RPA, Accronym of Robotic Process Automation written in golden letters over black background with … [+]
This week FortressIQ announced a Series B funding round for $30 million. The lead investors included M12—which is Microsoft’s venture fund—and Tiger Global Manager.
The founder and CEO, Pankaj Chowdhry, got the inspiration for FortressIQ while he was the AI Leader for Genpact, which is a leading BPO (Business Process Outsourcing) firm. “When we worked on an AI or digital transformation project,” he said, “we did research on the client’s processes. It was time consuming and we would get some things wrong.”
Let’s face it, understanding an enterprise’s processes is extremely complicated. For example, accounts payable can have hundreds of smaller processes and tasks.
Given Chowdhry’s background with AI, he wondered if this technology could solve the problem. So he set forth to build a platform that would employ computer vision to analyze and interpret actions within an organization. The end result: the ability to create a detailed, real-time map. Think of it as decoding the digital genome of all applications in every department and how they relate to the actions of the workers.
Using FortressIQ is also fairly straightforward to use. You implement it with ten people or so. Then within a couple weeks, the system will start to provide useful data-driven insights. “We are solving a Big Data problem,” said Chowdhry.
But the technology also has proven to be quite effective for systems like RPA (Robotic Process Automation), which help to automate tedious and repetitive tasks.
Although, as should be no surprise, some of the vendors in the industry are aggressively building their own AI systems to better understand processes. Take a look at Automation Anywhere.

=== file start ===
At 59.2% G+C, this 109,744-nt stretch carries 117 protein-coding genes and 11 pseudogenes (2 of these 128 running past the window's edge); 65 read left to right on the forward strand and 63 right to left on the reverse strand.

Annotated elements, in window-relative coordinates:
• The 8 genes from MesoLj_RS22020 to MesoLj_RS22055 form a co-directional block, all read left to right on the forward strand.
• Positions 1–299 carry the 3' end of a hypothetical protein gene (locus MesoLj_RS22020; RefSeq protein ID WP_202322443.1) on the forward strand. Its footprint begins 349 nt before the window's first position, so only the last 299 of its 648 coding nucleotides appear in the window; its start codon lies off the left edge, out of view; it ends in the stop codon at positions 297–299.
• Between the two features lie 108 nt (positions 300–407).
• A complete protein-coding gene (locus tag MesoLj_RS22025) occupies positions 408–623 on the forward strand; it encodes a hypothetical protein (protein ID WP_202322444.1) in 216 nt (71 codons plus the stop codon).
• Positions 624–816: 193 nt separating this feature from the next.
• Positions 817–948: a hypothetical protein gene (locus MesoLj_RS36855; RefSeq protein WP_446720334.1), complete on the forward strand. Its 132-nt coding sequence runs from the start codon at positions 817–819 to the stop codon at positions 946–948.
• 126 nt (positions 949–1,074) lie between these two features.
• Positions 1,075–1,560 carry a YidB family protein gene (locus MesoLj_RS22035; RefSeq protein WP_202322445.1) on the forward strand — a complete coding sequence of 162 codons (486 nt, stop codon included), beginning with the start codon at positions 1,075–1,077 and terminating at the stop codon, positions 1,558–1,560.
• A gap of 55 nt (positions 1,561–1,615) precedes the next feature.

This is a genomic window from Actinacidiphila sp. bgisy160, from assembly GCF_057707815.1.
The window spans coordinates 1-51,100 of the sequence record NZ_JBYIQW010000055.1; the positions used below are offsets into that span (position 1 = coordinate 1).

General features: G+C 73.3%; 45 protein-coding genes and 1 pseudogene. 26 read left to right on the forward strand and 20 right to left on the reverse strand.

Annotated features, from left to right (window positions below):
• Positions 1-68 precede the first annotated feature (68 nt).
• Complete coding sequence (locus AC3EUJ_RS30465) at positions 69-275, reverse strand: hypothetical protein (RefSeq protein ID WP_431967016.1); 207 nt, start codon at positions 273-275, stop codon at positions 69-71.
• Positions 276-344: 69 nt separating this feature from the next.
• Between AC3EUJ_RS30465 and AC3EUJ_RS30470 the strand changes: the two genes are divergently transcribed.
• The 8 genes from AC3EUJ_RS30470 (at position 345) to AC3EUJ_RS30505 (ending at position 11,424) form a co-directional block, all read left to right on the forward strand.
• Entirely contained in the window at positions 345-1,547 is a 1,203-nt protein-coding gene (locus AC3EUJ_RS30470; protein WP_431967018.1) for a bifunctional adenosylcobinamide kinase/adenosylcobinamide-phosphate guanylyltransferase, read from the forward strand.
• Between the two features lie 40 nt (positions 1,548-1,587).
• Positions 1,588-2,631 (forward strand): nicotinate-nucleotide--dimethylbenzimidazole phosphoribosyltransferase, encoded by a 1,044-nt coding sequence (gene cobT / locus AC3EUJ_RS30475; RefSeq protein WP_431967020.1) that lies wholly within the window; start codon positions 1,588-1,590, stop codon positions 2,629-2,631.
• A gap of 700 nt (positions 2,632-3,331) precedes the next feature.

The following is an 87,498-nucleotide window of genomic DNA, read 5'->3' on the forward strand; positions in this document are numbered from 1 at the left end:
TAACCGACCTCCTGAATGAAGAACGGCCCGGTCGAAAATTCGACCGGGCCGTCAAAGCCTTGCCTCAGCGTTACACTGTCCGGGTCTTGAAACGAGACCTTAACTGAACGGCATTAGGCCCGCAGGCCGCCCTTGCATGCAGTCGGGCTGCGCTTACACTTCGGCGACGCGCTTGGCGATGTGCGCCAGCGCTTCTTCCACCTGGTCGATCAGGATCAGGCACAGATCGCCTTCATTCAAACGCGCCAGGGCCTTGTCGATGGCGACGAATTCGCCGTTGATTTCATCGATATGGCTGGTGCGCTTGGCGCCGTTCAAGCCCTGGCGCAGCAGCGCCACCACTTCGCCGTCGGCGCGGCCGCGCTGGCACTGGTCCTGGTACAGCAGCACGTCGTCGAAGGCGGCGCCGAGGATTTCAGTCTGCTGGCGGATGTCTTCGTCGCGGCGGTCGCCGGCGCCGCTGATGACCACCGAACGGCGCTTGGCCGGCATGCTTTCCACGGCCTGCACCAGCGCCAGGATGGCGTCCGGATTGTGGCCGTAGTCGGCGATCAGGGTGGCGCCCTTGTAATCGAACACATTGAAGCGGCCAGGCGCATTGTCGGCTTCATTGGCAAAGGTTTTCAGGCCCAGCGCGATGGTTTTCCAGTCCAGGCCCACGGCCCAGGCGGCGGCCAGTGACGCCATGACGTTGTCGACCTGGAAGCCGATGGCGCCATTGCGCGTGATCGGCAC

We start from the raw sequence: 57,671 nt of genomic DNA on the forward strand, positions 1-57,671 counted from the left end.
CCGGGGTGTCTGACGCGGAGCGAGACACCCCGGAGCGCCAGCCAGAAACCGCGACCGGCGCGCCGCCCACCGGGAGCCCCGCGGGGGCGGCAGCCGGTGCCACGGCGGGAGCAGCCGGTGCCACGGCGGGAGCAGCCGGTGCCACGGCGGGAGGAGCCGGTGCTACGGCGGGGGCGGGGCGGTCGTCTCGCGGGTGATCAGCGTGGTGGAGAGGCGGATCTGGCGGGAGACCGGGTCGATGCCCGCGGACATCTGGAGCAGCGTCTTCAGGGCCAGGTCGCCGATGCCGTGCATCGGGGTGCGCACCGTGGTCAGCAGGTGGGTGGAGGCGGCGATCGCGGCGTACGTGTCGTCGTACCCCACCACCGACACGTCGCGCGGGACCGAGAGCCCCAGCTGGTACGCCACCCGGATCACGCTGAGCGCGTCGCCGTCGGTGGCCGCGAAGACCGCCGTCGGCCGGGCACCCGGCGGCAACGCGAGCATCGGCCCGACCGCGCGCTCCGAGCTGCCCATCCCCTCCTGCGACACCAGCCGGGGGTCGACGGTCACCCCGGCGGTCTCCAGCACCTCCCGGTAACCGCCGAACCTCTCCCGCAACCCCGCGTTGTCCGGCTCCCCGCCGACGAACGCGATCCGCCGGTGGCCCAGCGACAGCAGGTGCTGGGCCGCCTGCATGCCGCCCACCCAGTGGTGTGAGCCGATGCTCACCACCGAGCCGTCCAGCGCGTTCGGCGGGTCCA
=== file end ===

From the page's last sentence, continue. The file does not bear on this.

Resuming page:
“When it comes to integrating RPA into existing business processes, the main challenge has been knowing where to start and how to scale deployments across the entire enterprise,” said Prince Kohli, who is the CTO of the company. “More than 80 percent of manual front-and-back office business tasks that can be automated remain undiscovered. However, AI-driven process discovery technologies, like Automation Anywhere’s Discovery Bot, solve for this by uncovering common, repetitive process steps as employees navigate between business applications and prioritizing automation opportunities by the potential return on investment. Discovery Bot can even ‘discover,’ or identify bots that can automate different tasks–dramatically increasing the ability to scale RPA initiatives. This approach works well for both short- and long-duration tasks.”
UiPath, another major player in RPA, is also taking a similar approach. The company has announced its latest version of its software, which includes process mining and task mining features, along with other AI capabilities.
The Microsoft Factor
The relationship between FortressIQ and Microsoft is more than just about money. Note that the software giant is making a big play for the RPA market with its Power Automate platform (here’s a post I wrote about it for Forbes.com). The company not only has the advantages with native integration with Microsoft applications like Office 365, Azure and Dynamics 365 but also low-code capabilities. The business model is also compelling.
Microsoft realizes that automation definitely requires deep understanding of an organization’s processes. And to this end, FortressIQ has recently announced an integration with Power Automate.
According to the Microsoft blog post: “Part of an organization’s success in driving their digital transformation is the ability to easily obtain data-driven insights about its current state tasks and processes, understand which of those processes present opportunities for automation, and quickly implement RPA at scale.”
No doubt, it’s a major validation–and provides a glimpse of where RPA is headed.
Tom (@ttaulli) is an advisor to startups and the author of Artificial Intelligence Basics: A Non-Technical Introduction and The Robotic Process Automation Handbook: A Guide to Implementing RPA Systems. He also has developed various online courses, such as for the Python programming language.